How Fast Can Two Sets of Fingerprint ... Log Out | Topics | Search
Moderators | Register | Edit Profile

Latent Print Examination » General Questions from Non-Fingerprint Experts » How Fast Can Two Sets of Fingerprint Be Compared? « Previous Next »

Author Message
Top of pagePrevious messageNext messageBottom of page Link to this message

Lynn Zarda (Lynn)
Username: Lynn

Post Number: 1
Registered: 01-2008
Posted on Wednesday, January 30, 2008 - 04:36 am:   Edit Post Delete Post View Post/Check IP Print Post    Move Post (Moderator/Admin Only) Ban Poster IP (Moderator/Admin only)

I live in Grain Valley, Missouri a small town 20 minutes down the highway from Kansas City, Missouri. My son died in New Zealand on Nov. 25th 2005. No one could go to identify body because my ex had him cremated to soon by phone in New Zealand. He was identified only by a recent tattoo he had that was on the internet. Many others have same exact one. They took fingerprints - I took them to the G.V. police who said they had a detective that was an expert in fingerprints.The finger prints that I received from NZ police compared to prints here taken of my son, were examined, I was present. From greetings and goodbyes and the examination of the prints I was out the door in 10 minutes. He said 7 lines in the middle of one finger - (that look just like mine.) No special curves or anything. He said that it was my son. I did not get this until one year after he was dead from New Zealand. Yesterday I received more information, including some death scene photo's and autopsy report. In autopsy - his unbroken - no injured right hand and left for that matter had no huge scar. In the photos - His unbroken, non bloody right hand and left hand positively have NO scar. Son had hand caught in Freight elevator and was trapped for hours before help arrived. He had surgery to save his hand. Great success - except for huge scar on both outside hand and inside hand. Huge. Pictures are clear - no scar. My 27 year old son told us he was going to disappear for 10 years for some personal reasons prior to this. I am a Mom who is grieving for my son and have accepted his death. Now I do not believe the so called fingerprint expert that 7 lines is a positive ID. Can you tell me if 7 lines on one finger in less than 10 minutes can be a positive ID? This has nothing to do with court or law. Just pure heart and soul of Josh's Mom, myself. Please contact me at
Thank you from the bottom of my heart for your time.

Lynn - Josh's Mom
Top of pagePrevious messageNext messageBottom of page Link to this message

Webservant (Member)
Username: Member

Post Number: 253
Registered: 03-1997
Posted on Wednesday, January 30, 2008 - 07:31 am:   Edit Post Delete Post View Post/Check IP Print Post    Move Post (Moderator/Admin Only) Ban Poster IP (Moderator/Admin only)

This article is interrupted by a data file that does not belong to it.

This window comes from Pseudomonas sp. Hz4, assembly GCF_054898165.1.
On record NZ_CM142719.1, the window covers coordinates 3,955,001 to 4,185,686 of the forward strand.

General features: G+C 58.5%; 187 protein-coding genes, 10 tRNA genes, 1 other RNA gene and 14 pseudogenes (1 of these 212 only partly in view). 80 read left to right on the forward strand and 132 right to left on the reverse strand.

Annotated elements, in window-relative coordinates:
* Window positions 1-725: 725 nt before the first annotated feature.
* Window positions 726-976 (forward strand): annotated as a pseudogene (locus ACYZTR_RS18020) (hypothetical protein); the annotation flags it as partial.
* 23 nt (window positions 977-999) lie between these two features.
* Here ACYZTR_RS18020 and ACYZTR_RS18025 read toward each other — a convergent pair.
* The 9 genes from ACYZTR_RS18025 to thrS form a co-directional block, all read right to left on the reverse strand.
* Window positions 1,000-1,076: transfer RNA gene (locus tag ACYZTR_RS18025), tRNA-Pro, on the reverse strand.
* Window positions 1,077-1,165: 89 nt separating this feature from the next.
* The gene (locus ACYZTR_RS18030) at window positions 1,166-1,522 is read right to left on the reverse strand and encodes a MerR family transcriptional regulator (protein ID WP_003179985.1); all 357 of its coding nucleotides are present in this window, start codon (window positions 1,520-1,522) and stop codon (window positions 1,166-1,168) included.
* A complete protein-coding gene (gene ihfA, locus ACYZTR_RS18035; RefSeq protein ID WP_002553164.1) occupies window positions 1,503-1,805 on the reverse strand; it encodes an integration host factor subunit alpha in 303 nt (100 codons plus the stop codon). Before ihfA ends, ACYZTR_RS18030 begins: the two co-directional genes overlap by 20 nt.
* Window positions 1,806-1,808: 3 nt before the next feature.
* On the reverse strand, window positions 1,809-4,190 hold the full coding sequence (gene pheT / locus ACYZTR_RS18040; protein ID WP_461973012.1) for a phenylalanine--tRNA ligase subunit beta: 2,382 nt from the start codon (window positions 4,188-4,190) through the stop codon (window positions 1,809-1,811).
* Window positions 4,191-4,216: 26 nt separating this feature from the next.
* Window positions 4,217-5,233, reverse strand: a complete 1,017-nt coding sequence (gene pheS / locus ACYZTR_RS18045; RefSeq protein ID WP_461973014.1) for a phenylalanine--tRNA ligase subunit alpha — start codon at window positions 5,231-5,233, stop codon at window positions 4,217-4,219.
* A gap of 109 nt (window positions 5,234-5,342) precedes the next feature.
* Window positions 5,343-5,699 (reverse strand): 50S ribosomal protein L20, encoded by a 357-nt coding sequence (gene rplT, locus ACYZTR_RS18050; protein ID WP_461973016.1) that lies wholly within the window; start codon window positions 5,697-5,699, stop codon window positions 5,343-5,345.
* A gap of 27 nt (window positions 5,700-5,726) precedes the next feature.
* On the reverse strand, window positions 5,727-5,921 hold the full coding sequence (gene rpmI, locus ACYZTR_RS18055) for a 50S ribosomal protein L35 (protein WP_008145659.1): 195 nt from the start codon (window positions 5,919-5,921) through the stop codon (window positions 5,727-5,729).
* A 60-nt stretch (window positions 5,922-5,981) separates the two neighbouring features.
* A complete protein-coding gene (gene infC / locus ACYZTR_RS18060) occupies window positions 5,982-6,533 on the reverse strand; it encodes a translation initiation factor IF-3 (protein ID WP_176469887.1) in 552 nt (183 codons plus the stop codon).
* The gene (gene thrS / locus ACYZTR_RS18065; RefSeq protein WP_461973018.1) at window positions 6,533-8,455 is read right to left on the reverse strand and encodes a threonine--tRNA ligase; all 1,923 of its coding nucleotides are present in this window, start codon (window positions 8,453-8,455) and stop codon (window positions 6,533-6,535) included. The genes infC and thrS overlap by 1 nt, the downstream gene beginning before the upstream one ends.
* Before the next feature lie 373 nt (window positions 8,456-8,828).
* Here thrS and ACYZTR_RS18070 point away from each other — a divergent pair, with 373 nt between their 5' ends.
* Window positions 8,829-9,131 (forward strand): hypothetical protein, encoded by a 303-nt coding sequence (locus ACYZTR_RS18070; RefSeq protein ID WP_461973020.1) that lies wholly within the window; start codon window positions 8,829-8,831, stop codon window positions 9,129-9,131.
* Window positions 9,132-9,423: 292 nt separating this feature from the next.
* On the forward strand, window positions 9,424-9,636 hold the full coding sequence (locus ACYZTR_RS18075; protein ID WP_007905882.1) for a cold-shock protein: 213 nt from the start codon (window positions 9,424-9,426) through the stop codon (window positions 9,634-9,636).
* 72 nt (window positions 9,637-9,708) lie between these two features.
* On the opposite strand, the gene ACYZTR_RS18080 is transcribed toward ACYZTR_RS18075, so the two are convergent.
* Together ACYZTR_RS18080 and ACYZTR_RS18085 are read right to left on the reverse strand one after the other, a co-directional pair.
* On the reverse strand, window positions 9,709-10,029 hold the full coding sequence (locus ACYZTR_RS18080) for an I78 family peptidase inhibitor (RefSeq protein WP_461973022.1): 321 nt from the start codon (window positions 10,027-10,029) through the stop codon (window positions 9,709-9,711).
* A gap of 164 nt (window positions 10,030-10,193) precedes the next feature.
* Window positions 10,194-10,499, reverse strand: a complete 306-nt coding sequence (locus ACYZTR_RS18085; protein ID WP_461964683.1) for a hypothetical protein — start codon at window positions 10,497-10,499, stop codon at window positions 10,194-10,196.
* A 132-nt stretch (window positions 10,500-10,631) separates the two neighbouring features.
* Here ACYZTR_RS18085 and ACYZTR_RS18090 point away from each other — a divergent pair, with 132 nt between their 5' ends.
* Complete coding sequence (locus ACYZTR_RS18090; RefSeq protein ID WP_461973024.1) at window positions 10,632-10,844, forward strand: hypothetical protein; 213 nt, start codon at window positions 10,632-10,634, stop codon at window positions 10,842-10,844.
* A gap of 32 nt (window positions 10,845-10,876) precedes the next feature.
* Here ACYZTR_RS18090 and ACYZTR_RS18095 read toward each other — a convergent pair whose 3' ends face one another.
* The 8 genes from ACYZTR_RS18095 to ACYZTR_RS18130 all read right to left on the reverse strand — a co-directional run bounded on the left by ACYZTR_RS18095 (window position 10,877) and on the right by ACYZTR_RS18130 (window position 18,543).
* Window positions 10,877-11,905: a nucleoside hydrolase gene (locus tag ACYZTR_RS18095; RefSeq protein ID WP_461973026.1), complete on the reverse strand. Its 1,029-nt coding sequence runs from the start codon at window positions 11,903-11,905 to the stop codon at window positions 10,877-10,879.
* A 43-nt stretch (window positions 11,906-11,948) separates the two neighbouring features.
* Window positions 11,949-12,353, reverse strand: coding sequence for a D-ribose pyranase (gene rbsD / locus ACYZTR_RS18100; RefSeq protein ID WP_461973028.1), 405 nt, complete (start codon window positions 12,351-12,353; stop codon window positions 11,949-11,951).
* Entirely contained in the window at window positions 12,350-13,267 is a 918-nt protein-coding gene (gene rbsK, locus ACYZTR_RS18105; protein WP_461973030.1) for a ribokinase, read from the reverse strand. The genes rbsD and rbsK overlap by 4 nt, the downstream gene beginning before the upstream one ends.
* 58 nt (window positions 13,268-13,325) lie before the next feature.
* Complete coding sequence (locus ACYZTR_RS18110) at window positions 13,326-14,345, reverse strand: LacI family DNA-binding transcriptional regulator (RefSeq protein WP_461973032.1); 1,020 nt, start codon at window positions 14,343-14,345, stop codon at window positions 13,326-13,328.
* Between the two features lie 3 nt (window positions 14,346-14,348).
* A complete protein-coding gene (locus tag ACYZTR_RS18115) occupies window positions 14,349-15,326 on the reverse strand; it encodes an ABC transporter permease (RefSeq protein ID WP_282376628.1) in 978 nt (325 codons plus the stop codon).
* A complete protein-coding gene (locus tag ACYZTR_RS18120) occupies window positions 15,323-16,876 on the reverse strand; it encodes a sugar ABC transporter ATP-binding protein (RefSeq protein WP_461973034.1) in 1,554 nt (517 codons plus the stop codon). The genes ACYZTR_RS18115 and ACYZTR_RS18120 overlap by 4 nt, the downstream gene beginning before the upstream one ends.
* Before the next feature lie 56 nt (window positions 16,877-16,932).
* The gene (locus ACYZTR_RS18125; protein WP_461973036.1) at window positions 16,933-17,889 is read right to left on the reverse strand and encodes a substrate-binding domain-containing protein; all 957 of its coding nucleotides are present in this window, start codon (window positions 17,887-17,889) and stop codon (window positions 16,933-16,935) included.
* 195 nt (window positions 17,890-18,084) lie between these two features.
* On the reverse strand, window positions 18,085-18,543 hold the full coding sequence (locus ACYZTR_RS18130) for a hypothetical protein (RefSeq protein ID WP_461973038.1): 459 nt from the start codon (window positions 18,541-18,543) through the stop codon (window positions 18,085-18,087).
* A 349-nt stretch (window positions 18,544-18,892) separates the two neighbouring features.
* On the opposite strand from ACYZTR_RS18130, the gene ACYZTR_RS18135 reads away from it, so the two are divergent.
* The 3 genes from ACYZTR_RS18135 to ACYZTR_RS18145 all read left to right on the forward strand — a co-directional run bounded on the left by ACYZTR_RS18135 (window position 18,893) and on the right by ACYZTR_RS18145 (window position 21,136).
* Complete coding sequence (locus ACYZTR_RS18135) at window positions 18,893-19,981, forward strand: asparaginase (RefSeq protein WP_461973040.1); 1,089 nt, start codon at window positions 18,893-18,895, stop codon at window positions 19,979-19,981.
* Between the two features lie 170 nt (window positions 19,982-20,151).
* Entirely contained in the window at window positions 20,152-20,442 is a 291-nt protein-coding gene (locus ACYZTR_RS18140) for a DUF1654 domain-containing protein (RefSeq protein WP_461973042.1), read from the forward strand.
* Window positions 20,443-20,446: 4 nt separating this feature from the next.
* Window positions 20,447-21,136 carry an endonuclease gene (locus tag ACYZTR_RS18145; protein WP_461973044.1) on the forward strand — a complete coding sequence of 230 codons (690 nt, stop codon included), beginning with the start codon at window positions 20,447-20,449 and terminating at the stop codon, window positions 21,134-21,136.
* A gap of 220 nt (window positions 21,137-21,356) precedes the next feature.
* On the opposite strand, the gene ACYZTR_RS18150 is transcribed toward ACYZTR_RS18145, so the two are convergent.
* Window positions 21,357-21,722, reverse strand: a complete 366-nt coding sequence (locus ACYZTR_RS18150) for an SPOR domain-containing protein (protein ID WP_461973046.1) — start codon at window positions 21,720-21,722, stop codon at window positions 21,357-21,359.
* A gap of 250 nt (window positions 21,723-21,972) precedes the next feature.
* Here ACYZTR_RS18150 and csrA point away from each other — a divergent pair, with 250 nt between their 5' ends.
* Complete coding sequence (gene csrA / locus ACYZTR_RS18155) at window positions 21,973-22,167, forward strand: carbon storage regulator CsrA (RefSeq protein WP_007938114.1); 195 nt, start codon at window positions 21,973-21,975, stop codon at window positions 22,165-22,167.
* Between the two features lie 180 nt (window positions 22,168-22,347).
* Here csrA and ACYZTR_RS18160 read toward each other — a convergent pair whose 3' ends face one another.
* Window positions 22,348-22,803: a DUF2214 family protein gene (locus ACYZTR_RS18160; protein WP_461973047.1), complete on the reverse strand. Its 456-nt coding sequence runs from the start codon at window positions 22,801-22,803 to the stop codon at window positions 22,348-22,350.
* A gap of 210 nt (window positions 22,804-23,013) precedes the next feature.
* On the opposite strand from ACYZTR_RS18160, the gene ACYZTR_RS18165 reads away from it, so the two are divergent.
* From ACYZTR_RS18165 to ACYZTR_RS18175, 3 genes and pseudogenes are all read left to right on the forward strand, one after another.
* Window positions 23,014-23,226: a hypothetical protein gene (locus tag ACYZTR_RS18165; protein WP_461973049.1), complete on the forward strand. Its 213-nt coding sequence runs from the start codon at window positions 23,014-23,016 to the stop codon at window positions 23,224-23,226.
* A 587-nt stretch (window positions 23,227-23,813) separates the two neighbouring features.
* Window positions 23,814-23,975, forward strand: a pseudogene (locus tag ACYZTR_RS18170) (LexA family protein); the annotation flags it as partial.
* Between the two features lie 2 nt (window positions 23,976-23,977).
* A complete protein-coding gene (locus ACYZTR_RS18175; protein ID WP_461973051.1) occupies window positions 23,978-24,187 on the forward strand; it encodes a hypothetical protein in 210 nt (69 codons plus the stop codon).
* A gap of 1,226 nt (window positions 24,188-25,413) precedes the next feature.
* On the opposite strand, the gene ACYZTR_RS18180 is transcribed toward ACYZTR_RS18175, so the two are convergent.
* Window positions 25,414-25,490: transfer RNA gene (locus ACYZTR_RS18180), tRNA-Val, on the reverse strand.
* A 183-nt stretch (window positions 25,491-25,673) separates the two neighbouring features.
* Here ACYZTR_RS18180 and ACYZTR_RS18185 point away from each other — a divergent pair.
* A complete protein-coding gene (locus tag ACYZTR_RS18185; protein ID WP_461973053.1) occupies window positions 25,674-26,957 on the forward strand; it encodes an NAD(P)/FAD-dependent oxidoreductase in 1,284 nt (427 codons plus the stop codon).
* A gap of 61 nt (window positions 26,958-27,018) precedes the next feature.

Ten minutes is plenty of time for an expert to complete an identification or elimination between two legible fingerprint cards (two sets of legible sets of ten fingerprints).

Identifications are not based on pattern configurations (see level 1, 2 and 3 here). The terminology used by the Grain Valley police employee is unusual ("lines"), but he may have been choosing layperson words to explain the identification to a non-expert.

To satisfy your doubts, I would recommend contacting the Police Chief and requesting that his department submit the questioned (deceased) and known fingerprints to their supporting forensic laboratory for confirmation of the Grain Valley expert's opinion.

Explain that as a concerned Mother, you researched fingerprints on the web and determined that there are no Certified Latent Print Examiners registered with Grain Valley as their address.

This all said, there is so much information present in two fingerprint cards that even with minimal training, the Grain Valley Police expert would probably have noticed important differences to raise a red flag that it was not an identification. It does not take a Certified Latent Print Examiner (CLPE) to make expert comparisons between two legible fingerprint cards, but CLPEs have completed testing and demonstrated competence that meets high standards for expertise.

Bottom line: You should expect that the Grain Valley police expert is probably correct, but if it were my son involved, I would request the Police Chief's assistance in having the comparison confirmed at their supporting forensic laboratory. It will probably be a very simple case for the laboratory to complete.

Add Your Message Here
Username: Posting Information:
This is a public posting area. Enter your username and password if you have an account. Otherwise, enter your full name as your username and leave the password blank. Your e-mail address is optional.